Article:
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CQ Politics rates this race as "Safe," meaning the incumbent party is virtually certain to win the seat.
District Profile from Politics in America
Located in the northern tip of Virginia, the 10th bridges a dizzying range of economies and lifestyles, with mountains and farmland at one end and congested Washington suburbs at the other. A hotbed of economic activity, the 10th is a predominately white-collar area that includes some of the nation's wealthiest counties -- Loudoun and parts of Fairfax and Fauquier -- that are home to young professionals and their families.
Most of the district's population resides in the Northern Virginia region -- the densely populated suburbs west and south of Washington that are split among several districts -- and many residents commute to jobs in Washington or the urbanized area inside the Capital Beltway. About 30 percent of district residents live in Fairfax County, which is shared with the 8th and 11th districts. Explosive population growth in technology-magnet Loudoun County, which includes Leesburg and Washington Dulles International Airport, accounts for the 10th's place as one of the fastest-growing districts in the nation since 2000.
Agriculture and manufacturing fuel the economy in the rest of the 10th, which is solidly Republican and less densely populated. Clarke and Frederick counties produce about half of Virginia's apples and peaches. Winchester, within fast-growing Frederick County, is the center of the state's apple-growing industry.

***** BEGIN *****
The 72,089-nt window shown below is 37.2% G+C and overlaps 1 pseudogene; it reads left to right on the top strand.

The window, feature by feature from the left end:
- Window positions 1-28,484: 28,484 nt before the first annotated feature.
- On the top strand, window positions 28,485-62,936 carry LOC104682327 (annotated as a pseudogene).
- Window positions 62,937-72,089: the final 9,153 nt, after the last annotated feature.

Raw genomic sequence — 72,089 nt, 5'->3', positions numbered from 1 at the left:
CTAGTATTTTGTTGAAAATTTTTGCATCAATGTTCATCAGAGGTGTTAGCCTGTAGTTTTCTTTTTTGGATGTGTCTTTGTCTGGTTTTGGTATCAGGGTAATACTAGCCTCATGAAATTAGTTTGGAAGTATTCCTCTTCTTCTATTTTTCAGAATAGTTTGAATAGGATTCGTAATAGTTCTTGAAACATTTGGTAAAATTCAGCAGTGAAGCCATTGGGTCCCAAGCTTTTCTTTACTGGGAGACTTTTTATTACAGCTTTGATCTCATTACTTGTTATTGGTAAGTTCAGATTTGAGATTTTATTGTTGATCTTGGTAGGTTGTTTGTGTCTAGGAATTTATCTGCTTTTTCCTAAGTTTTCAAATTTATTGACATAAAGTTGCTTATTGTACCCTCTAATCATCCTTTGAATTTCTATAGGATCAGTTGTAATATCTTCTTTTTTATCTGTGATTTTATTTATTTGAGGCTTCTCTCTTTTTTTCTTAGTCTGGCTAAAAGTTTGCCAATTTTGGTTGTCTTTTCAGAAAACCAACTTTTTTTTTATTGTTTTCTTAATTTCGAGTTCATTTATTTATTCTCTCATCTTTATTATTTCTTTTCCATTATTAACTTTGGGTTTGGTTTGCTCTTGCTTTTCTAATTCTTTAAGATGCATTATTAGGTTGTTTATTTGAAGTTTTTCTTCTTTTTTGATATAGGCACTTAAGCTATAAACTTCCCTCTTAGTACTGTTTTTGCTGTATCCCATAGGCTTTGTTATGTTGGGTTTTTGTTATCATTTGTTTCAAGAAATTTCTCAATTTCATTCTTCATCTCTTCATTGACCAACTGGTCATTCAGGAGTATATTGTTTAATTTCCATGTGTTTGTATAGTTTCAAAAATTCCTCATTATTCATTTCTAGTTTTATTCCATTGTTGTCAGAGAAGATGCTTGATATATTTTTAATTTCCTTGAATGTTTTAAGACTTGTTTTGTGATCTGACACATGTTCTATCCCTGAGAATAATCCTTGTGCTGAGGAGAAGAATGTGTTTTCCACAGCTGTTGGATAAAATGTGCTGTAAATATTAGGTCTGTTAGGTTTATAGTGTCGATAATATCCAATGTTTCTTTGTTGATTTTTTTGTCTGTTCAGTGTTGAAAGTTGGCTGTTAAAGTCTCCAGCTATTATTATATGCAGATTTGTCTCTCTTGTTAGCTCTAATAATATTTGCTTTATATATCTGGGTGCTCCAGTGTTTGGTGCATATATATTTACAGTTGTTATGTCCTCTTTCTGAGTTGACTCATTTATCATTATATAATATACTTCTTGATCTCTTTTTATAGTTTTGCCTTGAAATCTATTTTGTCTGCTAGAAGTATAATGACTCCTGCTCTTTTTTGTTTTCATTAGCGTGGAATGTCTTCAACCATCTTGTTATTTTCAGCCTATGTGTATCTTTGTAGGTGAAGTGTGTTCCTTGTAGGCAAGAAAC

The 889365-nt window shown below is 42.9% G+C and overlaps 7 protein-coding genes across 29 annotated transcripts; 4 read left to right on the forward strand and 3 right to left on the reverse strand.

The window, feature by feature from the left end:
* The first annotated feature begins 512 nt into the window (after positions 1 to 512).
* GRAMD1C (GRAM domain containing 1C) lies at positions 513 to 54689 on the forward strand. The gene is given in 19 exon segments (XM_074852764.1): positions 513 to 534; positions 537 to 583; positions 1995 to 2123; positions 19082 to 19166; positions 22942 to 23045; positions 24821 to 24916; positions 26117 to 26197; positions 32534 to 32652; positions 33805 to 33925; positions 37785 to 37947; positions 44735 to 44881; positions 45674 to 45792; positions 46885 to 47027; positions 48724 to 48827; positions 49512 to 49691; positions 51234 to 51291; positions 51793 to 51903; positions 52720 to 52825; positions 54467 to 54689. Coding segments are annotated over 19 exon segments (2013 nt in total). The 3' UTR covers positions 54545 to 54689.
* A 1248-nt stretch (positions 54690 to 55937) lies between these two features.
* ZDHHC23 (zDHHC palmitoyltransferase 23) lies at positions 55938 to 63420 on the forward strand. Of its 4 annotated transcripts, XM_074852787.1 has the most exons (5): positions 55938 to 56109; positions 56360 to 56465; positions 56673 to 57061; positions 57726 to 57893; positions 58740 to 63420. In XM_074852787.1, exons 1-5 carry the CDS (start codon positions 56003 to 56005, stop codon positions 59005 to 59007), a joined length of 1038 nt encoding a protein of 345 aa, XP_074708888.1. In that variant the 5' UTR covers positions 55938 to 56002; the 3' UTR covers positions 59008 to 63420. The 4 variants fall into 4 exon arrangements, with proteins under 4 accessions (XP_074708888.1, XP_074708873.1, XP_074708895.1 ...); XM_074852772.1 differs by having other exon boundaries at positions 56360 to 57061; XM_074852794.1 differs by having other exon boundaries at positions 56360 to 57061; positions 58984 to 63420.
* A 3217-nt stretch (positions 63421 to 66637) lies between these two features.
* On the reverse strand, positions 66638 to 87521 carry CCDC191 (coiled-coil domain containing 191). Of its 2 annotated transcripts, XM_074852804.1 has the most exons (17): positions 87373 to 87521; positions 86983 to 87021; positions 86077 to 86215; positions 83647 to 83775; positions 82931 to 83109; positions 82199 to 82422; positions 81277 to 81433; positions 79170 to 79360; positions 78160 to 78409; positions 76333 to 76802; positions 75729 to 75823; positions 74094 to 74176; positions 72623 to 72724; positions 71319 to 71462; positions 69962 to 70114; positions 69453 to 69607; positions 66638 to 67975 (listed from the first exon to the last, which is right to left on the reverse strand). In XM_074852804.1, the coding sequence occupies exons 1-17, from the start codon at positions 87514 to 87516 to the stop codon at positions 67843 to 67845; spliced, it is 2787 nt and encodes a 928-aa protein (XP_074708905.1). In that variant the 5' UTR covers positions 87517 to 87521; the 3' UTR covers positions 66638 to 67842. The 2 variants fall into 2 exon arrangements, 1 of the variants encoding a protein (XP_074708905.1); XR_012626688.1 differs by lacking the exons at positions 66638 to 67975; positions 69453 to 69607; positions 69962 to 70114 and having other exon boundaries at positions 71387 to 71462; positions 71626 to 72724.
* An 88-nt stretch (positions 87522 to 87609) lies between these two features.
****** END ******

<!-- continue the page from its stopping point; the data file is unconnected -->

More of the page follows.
The 10th swung left in the 2008 presidential race, giving Democrat Barack Obama 53 percent of its vote, with parts of Fairfax and Frederick counties carrying the most Democratic weight. Loudoun County also backed Obama in 2008, but the district as a whole still tends to vote Republican in federal and state legislative races. Slow-growth advocates play a role in local politics as the region grapples with its rapid expansion. The 10th also struggles with violent gang activity.
Technology, government, manufacturing, agriculture
McLean (unincorporated) (pt.), 46,331; Ashburn (unincorporated), 43,511; Leesburg, 42,616; Centreville (unincorporated) (pt.), 39,345
The Enola Gay, which dropped an atomic bomb in World War II, is at the National Air and Space Museum's Udvar-Hazy Center near Dulles.
|2010||general||Frank Wolf (R)||131,116||62.9%|
|Jeffrey Barnett (D)||72,604||34.8%|
|William Redpath (LIBERT)||4,607||2.2%|
|2008||general||Frank Wolf (R)||223,140||58.8%|
|Judy Feder (D)||147,357||38.8%|
|Neeraj Nigam (I)||8,457||2.2%|
|2006||general||Frank Wolf (R)||138,213||57.3%|
|Judy Feder (D)||98,769||41%|
|Wilbur Wood (LIBERT)||2,107||0.9%|
|Neeraj Nigam (I)||1,851||0.8%|
|2004||general||Frank Wolf (R)||205,982||63.8%|
|James Socas (D)||116,654||36.1%|
|2002||general||Frank Wolf (R)||115,917||71.7%|
|John Stevens (D)||45,464||28.1%|
|2008||Barack Obama: 53%||John McCain: 46%|
|2004||John Kerry: 44%||George W. Bush: 55%|
|2000||Al Gore: 41%||George W. Bush: 56%|